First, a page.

I am scared. Terrified actually. I believe it all started when I sat down to balance my checkbook (a depressing task as it is) and realized that I could not subtract without my calculator. It dawned on me, just days later, that although I have kept an online connection with a close friend, I have not seen her in several years.

Paul Wong

Technology is running circles around society; lapping us as we struggle to keep up and hold on. As soon as we can both afford and grasp the idea of some invention, a “new and improved” one is on the market and selling out. The power of computers is immense these days and I am so scared that our lives are succumbing to the use of them, thus swallowing up the importance of the human mind and personal interaction with others.

I am not going to sit here and lecture you all about how computers are taking over the world or that the only way society will survive is if we go back to the basics, wear togas, and eat with our fingers. I am not going to ban technology from my life or revolt against production, for then I would be hypocritical (I am sitting in front of a laptop at this moment!). It is just that I am becoming conscious of the fact that as we give in to technological innovation, we give up on traditional human nature. With the whirlwind of palm pilots, videophones and virtual reality these days, I just want to be able to keep it all in check.

I love people. I love interaction with people and learning about different people. I appreciate so much the individuality of people, the uniqueness that each face and each voice carries, and the ways in which each person I come across in life influences a piece of me in some way. I want so much to keep in touch and to maintain connections with the special people in my life.

E-mail has come through incredibly and Instant Messenger is my savior, but nothing beats a hand-written letter or a great conversation over coffee. Computer keys have replaced the pen, while written words have replaced the face and voice. I do not want to lose my eyesight to the strain of staring at this screen all day. I do not want to lose my intellect from letting a machine do all the work for me. I especially do not want to lose my delight in people and what they bring to me when I am in direct contact with them. That is too special to me, too much a part of my everyday life.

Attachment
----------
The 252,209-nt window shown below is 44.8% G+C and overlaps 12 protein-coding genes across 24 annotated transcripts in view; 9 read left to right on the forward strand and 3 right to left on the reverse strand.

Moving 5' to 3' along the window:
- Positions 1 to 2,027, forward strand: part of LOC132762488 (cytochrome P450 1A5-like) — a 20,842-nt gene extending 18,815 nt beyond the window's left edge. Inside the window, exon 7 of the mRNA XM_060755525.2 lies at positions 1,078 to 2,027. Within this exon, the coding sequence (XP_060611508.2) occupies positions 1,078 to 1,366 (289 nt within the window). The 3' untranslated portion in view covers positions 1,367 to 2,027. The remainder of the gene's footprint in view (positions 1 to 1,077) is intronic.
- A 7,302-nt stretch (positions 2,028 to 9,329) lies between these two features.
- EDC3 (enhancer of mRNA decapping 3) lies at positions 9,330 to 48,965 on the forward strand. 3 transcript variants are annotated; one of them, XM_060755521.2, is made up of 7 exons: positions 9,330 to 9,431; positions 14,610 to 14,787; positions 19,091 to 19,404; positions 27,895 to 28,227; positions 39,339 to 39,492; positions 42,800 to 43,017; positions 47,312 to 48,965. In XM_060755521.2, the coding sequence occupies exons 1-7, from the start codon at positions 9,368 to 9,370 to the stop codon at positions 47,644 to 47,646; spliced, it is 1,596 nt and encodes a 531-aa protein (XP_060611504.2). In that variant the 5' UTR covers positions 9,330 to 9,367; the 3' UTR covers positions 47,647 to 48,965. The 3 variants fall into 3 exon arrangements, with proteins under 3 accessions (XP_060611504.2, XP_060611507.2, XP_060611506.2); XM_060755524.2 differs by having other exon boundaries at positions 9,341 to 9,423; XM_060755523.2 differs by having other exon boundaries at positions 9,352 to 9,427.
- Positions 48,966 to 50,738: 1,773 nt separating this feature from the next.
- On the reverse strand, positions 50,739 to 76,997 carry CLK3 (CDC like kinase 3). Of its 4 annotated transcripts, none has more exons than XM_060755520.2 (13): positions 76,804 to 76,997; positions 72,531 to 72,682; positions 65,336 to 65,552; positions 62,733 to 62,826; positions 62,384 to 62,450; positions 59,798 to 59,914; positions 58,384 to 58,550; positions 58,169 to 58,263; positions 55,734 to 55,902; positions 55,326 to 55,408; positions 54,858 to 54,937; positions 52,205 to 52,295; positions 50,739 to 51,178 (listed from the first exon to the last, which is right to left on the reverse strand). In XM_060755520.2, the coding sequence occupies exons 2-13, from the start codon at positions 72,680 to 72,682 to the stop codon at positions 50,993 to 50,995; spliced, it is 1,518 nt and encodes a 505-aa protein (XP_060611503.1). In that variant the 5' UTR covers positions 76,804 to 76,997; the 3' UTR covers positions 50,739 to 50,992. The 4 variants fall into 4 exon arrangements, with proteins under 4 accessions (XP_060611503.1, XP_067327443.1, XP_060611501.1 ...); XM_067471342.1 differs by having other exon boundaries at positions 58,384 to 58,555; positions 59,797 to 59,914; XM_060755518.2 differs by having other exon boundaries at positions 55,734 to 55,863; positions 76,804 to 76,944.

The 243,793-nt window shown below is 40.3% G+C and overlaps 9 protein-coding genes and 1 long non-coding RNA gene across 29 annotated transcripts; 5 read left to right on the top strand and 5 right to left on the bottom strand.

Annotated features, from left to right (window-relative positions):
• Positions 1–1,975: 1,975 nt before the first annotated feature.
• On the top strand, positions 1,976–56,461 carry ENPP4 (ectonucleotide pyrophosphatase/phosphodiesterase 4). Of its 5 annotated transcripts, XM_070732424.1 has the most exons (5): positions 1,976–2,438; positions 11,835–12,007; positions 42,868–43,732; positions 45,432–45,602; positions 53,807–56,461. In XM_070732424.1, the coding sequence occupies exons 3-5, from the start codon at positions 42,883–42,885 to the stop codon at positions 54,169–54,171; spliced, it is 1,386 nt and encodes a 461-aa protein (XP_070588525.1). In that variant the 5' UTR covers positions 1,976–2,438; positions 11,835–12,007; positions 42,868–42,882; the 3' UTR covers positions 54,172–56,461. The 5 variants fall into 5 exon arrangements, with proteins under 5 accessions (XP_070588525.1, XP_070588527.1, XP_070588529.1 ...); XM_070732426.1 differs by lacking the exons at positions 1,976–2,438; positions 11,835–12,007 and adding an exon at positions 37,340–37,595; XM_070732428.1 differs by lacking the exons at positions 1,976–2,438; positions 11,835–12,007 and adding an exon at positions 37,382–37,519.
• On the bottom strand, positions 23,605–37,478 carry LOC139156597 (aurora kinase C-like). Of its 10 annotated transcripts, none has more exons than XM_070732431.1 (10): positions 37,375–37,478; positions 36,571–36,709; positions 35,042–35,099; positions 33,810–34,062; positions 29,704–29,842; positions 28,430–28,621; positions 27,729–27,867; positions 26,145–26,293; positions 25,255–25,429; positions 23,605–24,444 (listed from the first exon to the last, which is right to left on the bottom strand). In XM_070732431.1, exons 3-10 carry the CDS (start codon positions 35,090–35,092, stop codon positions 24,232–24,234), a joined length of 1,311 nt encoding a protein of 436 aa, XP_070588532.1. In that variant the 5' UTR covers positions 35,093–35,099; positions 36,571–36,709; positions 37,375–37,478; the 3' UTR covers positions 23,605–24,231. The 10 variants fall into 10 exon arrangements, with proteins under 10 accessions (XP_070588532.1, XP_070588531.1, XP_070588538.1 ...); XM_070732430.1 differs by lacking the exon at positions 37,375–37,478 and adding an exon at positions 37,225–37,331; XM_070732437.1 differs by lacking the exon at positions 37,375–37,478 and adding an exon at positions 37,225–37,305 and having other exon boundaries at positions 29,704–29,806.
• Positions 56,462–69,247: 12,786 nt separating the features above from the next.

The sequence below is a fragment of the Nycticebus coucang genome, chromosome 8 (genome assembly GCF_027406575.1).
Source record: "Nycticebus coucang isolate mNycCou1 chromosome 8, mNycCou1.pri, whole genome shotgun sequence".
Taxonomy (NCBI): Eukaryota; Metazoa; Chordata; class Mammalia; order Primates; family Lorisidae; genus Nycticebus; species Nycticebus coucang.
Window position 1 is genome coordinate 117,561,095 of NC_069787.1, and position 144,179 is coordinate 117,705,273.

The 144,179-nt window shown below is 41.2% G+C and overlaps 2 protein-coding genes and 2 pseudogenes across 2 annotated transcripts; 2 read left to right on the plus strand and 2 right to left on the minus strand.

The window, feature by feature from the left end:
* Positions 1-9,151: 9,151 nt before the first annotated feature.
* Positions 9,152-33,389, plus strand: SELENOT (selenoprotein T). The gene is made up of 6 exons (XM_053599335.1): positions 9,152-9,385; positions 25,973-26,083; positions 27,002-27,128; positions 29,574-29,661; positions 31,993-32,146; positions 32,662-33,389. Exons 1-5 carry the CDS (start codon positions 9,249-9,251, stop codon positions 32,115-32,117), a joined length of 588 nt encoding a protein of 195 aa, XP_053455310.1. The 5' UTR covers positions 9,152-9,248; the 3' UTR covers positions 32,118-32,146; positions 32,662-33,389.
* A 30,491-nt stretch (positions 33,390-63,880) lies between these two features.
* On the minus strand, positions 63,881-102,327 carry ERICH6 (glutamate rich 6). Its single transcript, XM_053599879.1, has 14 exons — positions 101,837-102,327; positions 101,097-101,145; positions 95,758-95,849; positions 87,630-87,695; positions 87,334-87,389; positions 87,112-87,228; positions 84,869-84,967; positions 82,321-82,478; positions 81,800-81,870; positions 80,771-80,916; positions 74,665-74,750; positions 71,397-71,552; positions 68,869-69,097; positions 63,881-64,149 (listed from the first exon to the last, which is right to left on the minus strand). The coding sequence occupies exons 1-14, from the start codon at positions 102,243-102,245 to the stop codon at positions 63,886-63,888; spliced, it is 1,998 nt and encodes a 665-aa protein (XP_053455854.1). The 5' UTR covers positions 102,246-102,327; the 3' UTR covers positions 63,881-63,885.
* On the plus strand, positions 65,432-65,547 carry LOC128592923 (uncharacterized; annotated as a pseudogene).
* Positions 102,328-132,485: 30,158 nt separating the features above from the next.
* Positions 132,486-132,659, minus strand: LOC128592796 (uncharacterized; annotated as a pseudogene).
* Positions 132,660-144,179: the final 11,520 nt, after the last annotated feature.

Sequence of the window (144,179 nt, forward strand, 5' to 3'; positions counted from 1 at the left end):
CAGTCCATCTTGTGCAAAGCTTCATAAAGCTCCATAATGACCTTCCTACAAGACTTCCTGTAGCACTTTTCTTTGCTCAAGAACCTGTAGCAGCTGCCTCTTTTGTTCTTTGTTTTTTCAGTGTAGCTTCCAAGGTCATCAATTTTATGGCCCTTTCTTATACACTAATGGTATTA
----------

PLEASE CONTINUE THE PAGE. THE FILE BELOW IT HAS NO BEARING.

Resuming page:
And then there is this online dating phenomenon! I am fine with the notion that chat rooms and dating websites can help people connect. More power to you if it takes anonymity and typed words to establish heart-felt bonds. But virtual-reality dating! What is that? The wave of the future is swelling in romance’s ocean and it is about to drown out any traditional concept of relationships that ever existed! I read recently that one can spend a glorious night on the town or share a romantic dinner for two, while sitting in front of a computer and finishing off a tub of ice cream!

We will be able to soak in the scenery of a tavern in Little Italy, engage in a stimulating conversation about the latest invention of virtual exercising, and explore the depths of another’s heart, without having to leave the house!

As much as I love lounging around in pajamas, not having to impress anyone, and not having to spend money, I believe this is absurd! What is next? Virtual sex? I will not even attempt to illustrate that!

As I take a deep breath, count to 10, and review the abundance of thought that I have just managed to voice, I realize that the rise of technology and the overflow of imagination that lay at its roots are classic to these times and those of our future.

Technology is life and life is thus becoming that much more interesting. I just want to make sure that before we get caught in the under toe of this craziness, we will step back and recognize what is real and what is valuable in life. Always value the potential of the human mind. Always cherish the human touch, voice and face. And never let a computer replace a friend or a lover. I just don’t think it will ever do the trick!

– Rena Greifinger can be reached at rgreifin@umich.edu.

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